Copyright© 2011 by carioca
Jenny looked at the bat. Her hands, pale from holding it so hard, shook if she let go. Deliberately she took a deep breath and held it a moment before she let it out, forcing herself to breath steadily. That most of the rest of the students, along with the only remaining teacher, were freaking out was no comfort. She'd thought she was different, more in control of her emotions. She looked at her little brother, calmly watching the collapse of civilization. He wasn't scared half to death, neither was Alex, and both of them were smart enough to know that if this problem was widespread, the world they had know was gone forever.
Bobbi-Jo on the other hand was terrified. Despite their differences, she was Jenny's closest friend. They went to church together, and had some of the same classes. They both read a lot too, but Bobbi-Jo was addicted to historical romances. She'd once confided that she wished she'd been born back in the old west when exiting things happened and men were so romantic. Jenny had kept her mouth under control for a change and didn't mention exciting things like dying in childbirth, starving after a failed harvest or just being raped and killed by whoever thought they could get away with it. She'd hoped at the time that her friend would never get a chance to find out just how exciting those things could be. She hoped now that all of them wouldn't find out. but she was afraid they would, they all would.
Bobbi-Jo drove the bus fairly well, all the practice she'd had on farm equipment must have helped. Her blonde hair cascaded down her back, and her long legs moved athletically when she shifted gears. All the boys adored her, and it wasn't just her legs or big boobs. She was nice to everyone, even Jenny's geeky little brother. Some of the other girls at school called her a slut behind her back, but Jenny knew she wasn't, even if they'd put out to date the cool guys, Bobbi-Jo wouldn't. One of them, he'd been a senior when Bobbi-Jo was a sophomore, had tried to force her. Not many people knew what had happened, or why he'd left town immediately after graduation, but Jenny did. She'd told the boy 'My father has six hundred acres and a backhoe, you'll never be missed.' Apparently he'd believed her, but was so angry he'd pushed her out of his car and driven away. Bobbi-Jo had walked to their house and Jenny's mom had given her a ride home, no questions asked. Jenny had only gotten the full story last summer, at Girl's Camp.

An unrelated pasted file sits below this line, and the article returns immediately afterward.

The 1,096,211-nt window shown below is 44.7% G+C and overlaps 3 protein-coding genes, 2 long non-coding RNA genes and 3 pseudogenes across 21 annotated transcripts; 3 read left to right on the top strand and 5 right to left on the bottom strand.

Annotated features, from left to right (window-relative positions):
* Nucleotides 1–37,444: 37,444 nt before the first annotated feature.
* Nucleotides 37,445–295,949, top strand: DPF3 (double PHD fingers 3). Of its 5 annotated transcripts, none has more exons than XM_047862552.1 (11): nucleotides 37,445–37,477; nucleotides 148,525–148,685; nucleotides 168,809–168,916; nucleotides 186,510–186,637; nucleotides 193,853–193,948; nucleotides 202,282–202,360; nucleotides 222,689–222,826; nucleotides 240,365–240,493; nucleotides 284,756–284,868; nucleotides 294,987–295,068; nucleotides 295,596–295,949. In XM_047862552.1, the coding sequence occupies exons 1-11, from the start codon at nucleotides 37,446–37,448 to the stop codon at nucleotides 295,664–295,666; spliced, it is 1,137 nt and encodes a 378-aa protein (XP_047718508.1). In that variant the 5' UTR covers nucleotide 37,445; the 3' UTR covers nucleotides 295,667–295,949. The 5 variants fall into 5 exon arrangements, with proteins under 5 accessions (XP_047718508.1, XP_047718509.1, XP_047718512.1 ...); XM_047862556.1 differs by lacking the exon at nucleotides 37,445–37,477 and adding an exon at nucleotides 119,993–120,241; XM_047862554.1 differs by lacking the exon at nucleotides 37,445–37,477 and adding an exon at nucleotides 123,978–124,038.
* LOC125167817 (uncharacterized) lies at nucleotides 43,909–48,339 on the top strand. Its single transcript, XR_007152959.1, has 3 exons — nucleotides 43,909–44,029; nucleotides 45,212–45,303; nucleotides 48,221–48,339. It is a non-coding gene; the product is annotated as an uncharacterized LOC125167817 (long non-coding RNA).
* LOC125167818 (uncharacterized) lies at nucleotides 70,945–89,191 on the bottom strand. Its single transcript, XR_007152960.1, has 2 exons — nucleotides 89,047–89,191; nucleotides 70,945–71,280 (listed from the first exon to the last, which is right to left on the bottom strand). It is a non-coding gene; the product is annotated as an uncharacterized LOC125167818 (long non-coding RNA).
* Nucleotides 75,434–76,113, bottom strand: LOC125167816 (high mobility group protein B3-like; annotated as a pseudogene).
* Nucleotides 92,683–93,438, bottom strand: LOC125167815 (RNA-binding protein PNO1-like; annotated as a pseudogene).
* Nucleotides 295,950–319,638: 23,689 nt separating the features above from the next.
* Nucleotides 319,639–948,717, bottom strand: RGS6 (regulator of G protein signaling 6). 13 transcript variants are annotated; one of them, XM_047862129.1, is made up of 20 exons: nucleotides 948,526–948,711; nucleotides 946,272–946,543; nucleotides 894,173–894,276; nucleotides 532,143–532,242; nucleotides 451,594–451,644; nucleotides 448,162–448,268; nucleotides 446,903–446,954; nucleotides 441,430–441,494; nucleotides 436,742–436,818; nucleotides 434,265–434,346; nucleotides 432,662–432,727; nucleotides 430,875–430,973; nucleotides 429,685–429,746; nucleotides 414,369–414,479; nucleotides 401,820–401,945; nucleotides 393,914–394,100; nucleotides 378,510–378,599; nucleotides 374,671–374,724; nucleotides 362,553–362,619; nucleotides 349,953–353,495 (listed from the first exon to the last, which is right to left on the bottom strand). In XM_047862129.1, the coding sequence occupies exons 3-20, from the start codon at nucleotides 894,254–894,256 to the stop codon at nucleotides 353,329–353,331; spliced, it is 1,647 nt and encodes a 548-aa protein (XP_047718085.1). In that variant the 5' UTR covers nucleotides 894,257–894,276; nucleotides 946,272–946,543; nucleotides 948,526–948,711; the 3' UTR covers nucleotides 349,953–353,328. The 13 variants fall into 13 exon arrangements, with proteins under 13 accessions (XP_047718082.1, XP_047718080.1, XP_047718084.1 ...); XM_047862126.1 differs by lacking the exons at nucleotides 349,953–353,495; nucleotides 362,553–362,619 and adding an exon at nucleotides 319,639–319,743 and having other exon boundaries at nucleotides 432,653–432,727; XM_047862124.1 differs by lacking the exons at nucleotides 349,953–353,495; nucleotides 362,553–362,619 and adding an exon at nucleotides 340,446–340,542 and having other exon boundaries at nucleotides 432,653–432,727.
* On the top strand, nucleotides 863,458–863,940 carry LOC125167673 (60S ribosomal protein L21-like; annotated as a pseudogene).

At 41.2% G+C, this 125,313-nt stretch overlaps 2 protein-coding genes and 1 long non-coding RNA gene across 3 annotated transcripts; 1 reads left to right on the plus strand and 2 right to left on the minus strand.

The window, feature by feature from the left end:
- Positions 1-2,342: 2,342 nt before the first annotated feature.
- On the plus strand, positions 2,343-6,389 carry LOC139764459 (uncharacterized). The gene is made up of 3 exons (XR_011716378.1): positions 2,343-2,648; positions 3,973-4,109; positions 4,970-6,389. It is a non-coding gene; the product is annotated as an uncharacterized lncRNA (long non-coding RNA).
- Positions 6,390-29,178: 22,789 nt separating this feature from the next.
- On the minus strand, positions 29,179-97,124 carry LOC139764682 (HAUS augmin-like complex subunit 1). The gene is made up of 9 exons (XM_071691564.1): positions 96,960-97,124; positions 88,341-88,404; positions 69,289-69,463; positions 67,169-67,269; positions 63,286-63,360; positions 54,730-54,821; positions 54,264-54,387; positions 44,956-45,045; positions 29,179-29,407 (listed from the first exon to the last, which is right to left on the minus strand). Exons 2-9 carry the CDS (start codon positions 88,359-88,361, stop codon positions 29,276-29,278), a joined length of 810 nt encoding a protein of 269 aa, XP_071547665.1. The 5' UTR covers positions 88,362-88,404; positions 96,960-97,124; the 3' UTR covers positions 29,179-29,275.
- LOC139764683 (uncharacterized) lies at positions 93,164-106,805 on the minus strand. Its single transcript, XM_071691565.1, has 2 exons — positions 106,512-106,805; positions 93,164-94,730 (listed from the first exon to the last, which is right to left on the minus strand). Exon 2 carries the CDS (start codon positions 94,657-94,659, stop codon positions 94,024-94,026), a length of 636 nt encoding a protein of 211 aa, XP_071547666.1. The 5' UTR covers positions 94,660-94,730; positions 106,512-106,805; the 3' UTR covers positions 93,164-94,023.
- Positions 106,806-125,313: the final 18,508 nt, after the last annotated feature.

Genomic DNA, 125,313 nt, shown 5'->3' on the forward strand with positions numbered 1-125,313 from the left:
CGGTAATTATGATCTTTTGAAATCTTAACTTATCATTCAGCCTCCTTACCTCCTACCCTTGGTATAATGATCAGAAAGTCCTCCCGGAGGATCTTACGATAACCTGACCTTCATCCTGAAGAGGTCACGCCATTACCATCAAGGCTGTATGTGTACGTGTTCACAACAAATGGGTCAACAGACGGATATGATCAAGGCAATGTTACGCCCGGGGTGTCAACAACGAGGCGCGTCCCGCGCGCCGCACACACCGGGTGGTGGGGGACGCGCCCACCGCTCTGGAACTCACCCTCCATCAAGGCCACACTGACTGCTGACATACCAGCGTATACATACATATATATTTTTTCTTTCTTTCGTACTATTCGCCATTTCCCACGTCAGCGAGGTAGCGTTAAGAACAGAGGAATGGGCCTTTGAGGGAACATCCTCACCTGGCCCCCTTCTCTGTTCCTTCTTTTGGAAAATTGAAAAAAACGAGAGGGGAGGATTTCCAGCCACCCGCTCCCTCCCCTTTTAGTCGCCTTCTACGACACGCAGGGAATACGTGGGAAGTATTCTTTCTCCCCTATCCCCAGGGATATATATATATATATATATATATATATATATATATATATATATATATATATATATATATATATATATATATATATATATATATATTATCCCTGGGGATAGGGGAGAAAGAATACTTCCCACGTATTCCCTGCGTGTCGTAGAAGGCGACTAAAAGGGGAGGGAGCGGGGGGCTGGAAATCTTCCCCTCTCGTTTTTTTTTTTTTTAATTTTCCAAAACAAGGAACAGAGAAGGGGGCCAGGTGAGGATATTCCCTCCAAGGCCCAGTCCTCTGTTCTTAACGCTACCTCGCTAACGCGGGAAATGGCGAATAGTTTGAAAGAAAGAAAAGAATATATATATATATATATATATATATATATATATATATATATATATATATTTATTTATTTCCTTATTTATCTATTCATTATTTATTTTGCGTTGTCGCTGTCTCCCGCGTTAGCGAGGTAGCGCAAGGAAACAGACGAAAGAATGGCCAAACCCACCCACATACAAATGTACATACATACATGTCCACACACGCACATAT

The bus slowed and weaved between cars abandoned on the road, then accelerated to pull away. Bobbi-Jo screamed and covered her eyes as the bus ran down one of the cannibals, crushing him under the wheels. Alex grabbed the wheel to keep them steady as Bobbi-Jo broke down, weeping. "I can't do this, I just can't."
Jenny helped her back to her seat. They had to dodge aside as Jeremy ran up the isle, a duffel bag in his hands. She made sure the older girl would be ok, and covered her with her boyfriend's letterman jacket. She didn't think much of Chuck, but at least he had the decency to hold her while she cried. It seemed to snap him out of his daze, and he whispered in her ear. "Everything's going to be alright. I'll take you to your house, we'll be safe there."
That much was true. If they made it to Bobbi-Jo's house, her father and older brother would keep the place as safe as anywhere could be, and they wouldn't turn Chuck out. His house, on the other hand, was a McMansion, a great big house on the smallest lot allowed by the zoning board. Both his parents worked in the city and neither one knew how to use, much less owned a gun. They'd moved in a last ditch effort to keep Chuck out of trouble, away from drugs and his old friends. It seemed to be working; the only drugs at last night's party, at least by Eileen's report, were alcohol and testosterone.
Back at the front of the bus, Jeremy jammed the duffel bag into the stairwell. He jumped on it to wedge it in tight, then tugged on the door experimentally. A pair of bloody hands smacked against the glass set into the folding steel door, leaving streaks of congealing blood behind. Dull lifeless eyes peered through the window, and the creature snarled. Jeremy jumped back with a curse.
She grabbed a pole to steady herself as Alex jammed the bus in gear with a grinding sound and they lurched into motion. "Watch your language."
"We could die today." Jeremy snapped back.